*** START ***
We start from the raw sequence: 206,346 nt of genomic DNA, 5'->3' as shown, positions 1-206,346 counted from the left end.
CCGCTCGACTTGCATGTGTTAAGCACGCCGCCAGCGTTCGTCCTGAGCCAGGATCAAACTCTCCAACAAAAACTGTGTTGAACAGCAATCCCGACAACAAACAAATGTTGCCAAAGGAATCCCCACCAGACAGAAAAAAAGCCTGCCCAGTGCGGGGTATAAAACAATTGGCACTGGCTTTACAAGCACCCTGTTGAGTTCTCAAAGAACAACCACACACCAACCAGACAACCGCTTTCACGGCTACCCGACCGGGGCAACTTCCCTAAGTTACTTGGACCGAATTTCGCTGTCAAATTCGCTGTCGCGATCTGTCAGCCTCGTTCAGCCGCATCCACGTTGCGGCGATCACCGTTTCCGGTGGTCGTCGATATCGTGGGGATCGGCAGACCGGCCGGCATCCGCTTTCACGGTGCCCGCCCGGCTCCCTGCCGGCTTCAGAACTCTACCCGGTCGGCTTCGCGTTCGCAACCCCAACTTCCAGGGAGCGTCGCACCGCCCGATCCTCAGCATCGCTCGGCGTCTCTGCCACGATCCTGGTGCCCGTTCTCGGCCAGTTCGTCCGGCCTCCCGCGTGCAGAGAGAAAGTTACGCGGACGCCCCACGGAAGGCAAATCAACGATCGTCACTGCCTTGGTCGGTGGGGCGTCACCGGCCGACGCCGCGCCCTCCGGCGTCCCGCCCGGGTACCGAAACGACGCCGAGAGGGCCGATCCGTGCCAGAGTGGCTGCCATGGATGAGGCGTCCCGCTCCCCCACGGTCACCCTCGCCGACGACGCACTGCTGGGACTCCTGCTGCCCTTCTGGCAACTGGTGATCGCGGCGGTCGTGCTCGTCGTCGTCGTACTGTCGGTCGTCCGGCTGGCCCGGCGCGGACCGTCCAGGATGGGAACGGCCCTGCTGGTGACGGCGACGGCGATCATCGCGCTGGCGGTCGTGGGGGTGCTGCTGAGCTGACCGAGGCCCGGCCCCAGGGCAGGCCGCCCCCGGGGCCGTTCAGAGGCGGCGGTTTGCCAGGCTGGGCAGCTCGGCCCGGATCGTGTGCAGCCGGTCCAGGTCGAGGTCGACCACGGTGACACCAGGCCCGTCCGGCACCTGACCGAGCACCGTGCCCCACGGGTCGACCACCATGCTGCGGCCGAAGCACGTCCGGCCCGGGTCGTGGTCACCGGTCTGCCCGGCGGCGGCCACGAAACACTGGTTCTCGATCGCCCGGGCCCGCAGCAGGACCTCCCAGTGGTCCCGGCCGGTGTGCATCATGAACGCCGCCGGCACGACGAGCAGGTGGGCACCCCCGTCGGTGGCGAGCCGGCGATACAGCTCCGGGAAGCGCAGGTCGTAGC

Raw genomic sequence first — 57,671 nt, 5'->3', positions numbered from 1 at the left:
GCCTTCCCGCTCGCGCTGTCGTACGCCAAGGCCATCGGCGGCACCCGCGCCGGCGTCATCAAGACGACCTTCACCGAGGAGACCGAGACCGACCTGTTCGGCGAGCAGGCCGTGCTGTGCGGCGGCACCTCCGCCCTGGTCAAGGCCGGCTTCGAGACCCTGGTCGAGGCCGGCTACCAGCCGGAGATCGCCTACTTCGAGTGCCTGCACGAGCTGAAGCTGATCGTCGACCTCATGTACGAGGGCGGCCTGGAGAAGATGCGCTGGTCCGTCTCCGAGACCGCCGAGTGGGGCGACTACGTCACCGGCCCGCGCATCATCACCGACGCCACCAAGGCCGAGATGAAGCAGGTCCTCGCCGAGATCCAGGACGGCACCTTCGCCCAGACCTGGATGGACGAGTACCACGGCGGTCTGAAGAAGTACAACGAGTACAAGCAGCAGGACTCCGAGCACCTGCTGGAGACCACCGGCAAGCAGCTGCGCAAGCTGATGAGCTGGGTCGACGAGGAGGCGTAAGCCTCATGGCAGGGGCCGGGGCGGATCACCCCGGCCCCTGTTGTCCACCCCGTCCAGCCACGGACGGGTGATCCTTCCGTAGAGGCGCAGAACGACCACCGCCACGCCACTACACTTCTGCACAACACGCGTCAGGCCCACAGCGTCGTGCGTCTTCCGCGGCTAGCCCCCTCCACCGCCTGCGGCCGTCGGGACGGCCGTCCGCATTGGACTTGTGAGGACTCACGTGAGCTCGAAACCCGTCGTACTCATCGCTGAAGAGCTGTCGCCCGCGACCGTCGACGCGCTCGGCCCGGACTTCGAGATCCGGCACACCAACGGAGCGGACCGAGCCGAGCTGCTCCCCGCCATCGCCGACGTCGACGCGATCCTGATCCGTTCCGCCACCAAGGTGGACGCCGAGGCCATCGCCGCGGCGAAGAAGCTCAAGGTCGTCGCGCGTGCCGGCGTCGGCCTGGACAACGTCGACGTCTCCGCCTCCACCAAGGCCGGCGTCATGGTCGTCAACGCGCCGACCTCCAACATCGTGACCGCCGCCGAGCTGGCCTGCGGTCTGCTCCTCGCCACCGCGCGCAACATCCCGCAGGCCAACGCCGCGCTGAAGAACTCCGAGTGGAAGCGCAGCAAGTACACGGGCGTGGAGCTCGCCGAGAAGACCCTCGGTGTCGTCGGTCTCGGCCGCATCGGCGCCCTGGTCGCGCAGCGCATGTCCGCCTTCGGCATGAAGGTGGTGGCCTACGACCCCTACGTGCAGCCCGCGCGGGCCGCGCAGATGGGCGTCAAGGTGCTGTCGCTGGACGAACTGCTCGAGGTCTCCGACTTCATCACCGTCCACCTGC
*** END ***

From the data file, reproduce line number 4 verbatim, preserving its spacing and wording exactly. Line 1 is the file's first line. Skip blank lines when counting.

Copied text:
GCCTTCCCGCTCGCGCTGTCGTACGCCAAGGCCATCGGCGGCACCCGCGCCGGCGTCATCAAGACGACCTTCACCGAGGAGACCGAGACCGACCTGTTCGGCGAGCAGGCCGTGCTGTGCGGCGGCACCTCCGCCCTGGTCAAGGCCGGCTTCGAGACCCTGGTCGAGGCCGGCTACCAGCCGGAGATCGCCTACTTCGAGTGCCTGCACGAGCTGAAGCTGATCGTCGACCTCATGTACGAGGGCGGCCTGGAGAAGATGCGCTGGTCCGTCTCCGAGACCGCCGAGTGGGGCGACTACGTCACCGGCCCGCGCATCATCACCGACGCCACCAAGGCCGAGATGAAGCAGGTCCTCGCCGAGATCCAGGACGGCACCTTCGCCCAGACCTGGATGGACGAGTACCACGGCGGTCTGAAGAAGTACAACGAGTACAAGCAGCAGGACTCCGAGCACCTGCTGGAGACCACCGGCAAGCAGCTGCGCAAGCTGATGAGCTGGGTCGACGAGGAGGCGTAAGCCTCATGGCAGGGGCCGGGGCGGATCACCCCGGCCCCTGTTGTCCACCCCGTCCAGCCACGGACGGGTGATCCTTCCGTAGAGGCGCAGAACGACCACCGCCACGCCACTACACTTCTGCACAACACGCGTCAGGCCCACAGCGTCGTGCGTCTTCCGCGGCTAGCCCCCTCCACCGCCTGCGGCCGTCGGGACGGCCGTCCGCATTGGACTTGTGAGGACTCACGTGAGCTCGAAACCCGTCGTACTCATCGCTGAAGAGCTGTCGCCCGCGACCGTCGACGCGCTCGGCCCGGACTTCGAGATCCGGCACACCAACGGAGCGGACCGAGCCGAGCTGCTCCCCGCCATCGCCGACGTCGACGCGATCCTGATCCGTTCCGCCACCAAGGTGGACGCCGAGGCCATCGCCGCGGCGAAGAAGCTCAAGGTCGTCGCGCGTGCCGGCGTCGGCCTGGACAACGTCGACGTCTCCGCCTCCACCAAGGCCGGCGTCATGGTCGTCAACGCGCCGACCTCCAACATCGTGACCGCCGCCGAGCTGGCCTGCGGTCTGCTCCTCGCCACCGCGCGCAACATCCCGCAGGCCAACGCCGCGCTGAAGAACTCCGAGTGGAAGCGCAGCAAGTACACGGGCGTGGAGCTCGCCGAGAAGACCCTCGGTGTCGTCGGTCTCGGCCGCATCGGCGCCCTGGTCGCGCAGCGCATGTCCGCCTTCGGCATGAAGGTGGTGGCCTACGACCCCTACGTGCAGCCCGCGCGGGCCGCGCAGATGGGCGTCAAGGTGCTGTCGCTGGACGAACTGCTCGAGGTCTCCGACTTCATCACCGTCCACCTGC